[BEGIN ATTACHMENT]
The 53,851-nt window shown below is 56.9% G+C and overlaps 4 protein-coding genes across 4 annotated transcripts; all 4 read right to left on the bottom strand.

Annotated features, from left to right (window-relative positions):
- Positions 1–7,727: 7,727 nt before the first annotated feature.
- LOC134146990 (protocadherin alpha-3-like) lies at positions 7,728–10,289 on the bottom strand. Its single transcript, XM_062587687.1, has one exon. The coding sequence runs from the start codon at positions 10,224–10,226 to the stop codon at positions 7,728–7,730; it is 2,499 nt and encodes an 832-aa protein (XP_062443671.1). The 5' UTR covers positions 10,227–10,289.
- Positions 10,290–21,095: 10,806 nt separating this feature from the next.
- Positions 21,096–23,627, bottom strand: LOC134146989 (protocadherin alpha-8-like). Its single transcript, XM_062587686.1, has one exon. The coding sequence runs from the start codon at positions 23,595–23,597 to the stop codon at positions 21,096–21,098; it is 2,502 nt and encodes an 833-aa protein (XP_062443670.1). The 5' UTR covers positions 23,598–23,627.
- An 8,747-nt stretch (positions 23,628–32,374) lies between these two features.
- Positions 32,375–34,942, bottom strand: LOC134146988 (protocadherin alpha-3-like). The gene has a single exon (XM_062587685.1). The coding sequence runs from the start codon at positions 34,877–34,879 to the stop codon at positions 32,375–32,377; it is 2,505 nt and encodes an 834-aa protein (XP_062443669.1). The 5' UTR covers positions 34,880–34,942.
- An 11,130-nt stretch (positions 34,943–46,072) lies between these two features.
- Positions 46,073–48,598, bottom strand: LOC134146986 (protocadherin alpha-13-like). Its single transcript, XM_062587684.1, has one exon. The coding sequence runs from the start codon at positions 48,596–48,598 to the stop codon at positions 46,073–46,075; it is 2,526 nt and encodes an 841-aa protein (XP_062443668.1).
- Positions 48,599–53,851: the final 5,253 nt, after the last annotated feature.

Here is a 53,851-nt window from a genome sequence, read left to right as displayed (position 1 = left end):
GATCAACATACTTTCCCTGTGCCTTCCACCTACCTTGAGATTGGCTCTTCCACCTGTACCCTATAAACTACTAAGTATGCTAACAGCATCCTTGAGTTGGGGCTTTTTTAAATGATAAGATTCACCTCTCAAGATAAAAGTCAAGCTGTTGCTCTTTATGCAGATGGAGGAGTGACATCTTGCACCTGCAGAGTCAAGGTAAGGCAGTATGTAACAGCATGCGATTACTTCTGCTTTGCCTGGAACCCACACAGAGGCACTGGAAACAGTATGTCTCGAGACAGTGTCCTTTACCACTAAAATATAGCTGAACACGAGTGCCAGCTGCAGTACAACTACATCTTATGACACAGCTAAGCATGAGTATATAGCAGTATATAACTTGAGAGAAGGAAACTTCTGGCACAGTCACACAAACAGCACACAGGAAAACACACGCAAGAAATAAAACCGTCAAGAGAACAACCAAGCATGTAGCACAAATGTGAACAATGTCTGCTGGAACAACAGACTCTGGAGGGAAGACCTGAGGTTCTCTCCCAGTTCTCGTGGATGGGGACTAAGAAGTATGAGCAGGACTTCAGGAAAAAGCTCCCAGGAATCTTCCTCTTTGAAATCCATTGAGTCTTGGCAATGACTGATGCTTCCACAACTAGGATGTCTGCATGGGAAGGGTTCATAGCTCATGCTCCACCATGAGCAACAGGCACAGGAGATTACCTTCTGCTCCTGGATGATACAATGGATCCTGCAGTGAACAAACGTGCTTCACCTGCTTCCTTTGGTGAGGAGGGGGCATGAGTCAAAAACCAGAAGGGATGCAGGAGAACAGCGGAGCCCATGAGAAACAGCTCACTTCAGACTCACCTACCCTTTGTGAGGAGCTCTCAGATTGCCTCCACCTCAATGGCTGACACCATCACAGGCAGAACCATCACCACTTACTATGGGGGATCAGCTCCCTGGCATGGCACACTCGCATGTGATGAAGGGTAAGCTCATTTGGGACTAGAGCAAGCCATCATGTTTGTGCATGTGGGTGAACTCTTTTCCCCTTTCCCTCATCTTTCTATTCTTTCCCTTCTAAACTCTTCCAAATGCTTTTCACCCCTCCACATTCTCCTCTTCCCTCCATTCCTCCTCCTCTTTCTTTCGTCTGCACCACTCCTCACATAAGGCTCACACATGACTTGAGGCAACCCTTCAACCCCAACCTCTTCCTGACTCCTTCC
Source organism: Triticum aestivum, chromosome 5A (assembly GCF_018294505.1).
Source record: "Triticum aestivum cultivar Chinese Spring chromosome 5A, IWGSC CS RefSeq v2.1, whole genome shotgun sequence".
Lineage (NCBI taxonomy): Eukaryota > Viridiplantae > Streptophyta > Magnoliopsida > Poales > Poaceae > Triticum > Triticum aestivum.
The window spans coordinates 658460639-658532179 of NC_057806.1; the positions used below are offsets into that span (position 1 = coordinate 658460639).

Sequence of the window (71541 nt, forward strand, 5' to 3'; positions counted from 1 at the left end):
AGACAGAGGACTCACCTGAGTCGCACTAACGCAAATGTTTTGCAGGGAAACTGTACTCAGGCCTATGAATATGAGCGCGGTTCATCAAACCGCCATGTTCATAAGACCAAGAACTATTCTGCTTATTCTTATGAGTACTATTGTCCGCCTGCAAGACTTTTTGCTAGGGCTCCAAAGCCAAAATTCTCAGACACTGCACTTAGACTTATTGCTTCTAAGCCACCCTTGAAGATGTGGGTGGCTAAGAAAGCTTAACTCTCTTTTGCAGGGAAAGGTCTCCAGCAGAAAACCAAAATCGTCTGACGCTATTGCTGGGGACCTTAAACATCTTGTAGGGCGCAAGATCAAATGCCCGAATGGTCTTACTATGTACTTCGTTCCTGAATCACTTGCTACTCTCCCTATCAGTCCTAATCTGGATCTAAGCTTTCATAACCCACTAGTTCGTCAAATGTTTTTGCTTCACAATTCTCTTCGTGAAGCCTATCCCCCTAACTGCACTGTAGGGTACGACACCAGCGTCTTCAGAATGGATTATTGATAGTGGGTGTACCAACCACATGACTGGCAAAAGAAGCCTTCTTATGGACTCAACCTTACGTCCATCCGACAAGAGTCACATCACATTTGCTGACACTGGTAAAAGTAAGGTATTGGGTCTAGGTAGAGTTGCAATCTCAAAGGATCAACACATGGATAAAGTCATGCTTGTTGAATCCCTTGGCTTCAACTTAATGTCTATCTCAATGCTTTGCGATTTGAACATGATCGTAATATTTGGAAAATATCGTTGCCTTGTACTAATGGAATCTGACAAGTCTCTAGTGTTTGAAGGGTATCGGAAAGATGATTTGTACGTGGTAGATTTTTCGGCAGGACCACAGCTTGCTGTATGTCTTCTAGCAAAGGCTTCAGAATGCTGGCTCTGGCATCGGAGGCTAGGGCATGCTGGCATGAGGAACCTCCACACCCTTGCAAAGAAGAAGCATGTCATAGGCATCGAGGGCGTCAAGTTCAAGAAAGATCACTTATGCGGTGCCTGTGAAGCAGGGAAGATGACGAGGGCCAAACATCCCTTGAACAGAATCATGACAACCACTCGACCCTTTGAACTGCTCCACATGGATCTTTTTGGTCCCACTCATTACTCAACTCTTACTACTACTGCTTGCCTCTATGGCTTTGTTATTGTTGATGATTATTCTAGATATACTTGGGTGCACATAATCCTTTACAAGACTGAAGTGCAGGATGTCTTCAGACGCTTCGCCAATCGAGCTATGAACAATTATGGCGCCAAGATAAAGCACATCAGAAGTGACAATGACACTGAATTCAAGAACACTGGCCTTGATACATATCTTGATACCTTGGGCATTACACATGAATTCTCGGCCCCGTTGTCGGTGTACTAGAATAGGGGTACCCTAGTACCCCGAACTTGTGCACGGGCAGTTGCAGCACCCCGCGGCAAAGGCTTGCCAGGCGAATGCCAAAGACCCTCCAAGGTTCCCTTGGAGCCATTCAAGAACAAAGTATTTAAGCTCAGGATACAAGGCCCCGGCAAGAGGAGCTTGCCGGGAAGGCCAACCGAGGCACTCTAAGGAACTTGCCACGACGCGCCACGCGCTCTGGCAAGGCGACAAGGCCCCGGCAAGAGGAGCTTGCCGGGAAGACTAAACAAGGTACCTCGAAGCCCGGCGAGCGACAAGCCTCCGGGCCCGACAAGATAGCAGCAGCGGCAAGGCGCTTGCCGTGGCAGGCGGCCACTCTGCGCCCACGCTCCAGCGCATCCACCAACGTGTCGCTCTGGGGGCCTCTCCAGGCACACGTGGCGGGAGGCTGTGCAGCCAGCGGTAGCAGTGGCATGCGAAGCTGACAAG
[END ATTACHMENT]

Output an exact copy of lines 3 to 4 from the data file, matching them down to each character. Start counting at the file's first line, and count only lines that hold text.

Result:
- Positions 1–7,727: 7,727 nt before the first annotated feature.
- LOC134146990 (protocadherin alpha-3-like) lies at positions 7,728–10,289 on the bottom strand. Its single transcript, XM_062587687.1, has one exon. The coding sequence runs from the start codon at positions 10,224–10,226 to the stop codon at positions 7,728–7,730; it is 2,499 nt and encodes an 832-aa protein (XP_062443671.1). The 5' UTR covers positions 10,227–10,289.